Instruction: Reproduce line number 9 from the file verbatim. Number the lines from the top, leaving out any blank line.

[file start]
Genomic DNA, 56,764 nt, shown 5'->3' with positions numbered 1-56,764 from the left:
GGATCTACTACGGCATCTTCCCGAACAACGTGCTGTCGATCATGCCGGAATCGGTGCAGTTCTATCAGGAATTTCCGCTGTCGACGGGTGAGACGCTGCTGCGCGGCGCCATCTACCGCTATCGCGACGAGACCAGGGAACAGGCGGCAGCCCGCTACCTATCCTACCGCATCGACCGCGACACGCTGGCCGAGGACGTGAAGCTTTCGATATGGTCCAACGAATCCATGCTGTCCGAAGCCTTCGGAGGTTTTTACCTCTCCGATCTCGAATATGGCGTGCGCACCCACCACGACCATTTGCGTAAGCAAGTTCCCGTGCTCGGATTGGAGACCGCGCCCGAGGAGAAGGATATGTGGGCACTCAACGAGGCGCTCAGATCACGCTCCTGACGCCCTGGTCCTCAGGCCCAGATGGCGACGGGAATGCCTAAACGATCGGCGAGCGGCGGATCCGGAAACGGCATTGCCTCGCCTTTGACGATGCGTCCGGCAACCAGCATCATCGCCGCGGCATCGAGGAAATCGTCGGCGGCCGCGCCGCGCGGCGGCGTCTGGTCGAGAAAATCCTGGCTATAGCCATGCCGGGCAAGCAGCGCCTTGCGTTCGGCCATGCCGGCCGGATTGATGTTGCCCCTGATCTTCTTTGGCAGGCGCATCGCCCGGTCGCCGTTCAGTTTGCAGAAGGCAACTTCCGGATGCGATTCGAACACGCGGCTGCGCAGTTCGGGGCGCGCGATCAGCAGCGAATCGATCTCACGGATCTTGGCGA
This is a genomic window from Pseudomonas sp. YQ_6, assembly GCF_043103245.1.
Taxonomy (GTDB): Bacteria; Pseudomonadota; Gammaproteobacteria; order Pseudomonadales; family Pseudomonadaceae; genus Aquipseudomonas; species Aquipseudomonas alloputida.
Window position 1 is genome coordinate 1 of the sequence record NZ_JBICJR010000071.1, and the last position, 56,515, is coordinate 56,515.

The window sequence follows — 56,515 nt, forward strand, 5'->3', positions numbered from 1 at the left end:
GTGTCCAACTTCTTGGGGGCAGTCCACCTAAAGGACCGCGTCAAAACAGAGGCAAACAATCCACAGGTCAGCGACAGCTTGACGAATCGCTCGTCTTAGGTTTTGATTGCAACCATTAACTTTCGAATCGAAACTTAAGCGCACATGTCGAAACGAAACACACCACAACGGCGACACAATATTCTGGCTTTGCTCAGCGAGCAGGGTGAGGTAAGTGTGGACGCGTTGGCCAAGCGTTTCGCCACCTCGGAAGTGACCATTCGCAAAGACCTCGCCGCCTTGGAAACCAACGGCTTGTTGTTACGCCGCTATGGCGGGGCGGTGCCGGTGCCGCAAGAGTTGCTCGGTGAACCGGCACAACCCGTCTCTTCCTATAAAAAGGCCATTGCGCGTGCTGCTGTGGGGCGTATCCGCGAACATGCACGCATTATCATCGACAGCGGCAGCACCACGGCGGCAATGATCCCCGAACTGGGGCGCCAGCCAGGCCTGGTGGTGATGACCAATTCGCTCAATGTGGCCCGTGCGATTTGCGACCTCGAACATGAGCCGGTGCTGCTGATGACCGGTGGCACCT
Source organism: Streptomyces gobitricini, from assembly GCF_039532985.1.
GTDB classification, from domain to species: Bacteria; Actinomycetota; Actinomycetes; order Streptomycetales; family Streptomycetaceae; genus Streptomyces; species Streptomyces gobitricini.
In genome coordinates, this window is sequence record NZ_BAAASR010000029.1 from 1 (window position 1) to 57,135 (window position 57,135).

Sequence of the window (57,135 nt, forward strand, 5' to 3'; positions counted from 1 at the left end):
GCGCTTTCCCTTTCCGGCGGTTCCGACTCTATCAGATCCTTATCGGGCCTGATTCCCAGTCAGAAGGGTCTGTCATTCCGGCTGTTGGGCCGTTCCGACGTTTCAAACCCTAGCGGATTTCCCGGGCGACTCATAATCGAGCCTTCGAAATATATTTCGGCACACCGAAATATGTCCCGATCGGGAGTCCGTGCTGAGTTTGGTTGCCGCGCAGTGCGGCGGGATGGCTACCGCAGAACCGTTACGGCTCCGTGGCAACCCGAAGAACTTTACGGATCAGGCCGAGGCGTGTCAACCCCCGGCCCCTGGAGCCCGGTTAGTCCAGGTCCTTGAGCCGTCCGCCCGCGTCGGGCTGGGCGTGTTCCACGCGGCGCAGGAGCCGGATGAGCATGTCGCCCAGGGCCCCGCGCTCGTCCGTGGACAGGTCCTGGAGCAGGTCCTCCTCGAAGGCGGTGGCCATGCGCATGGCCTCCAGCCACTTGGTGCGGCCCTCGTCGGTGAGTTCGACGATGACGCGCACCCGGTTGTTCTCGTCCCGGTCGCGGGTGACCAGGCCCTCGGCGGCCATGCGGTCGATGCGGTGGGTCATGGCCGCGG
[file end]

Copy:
GTDB classification, from domain to species: Bacteria; Actinomycetota; Actinomycetes; order Streptomycetales; family Streptomycetaceae; genus Streptomyces; species Streptomyces gobitricini.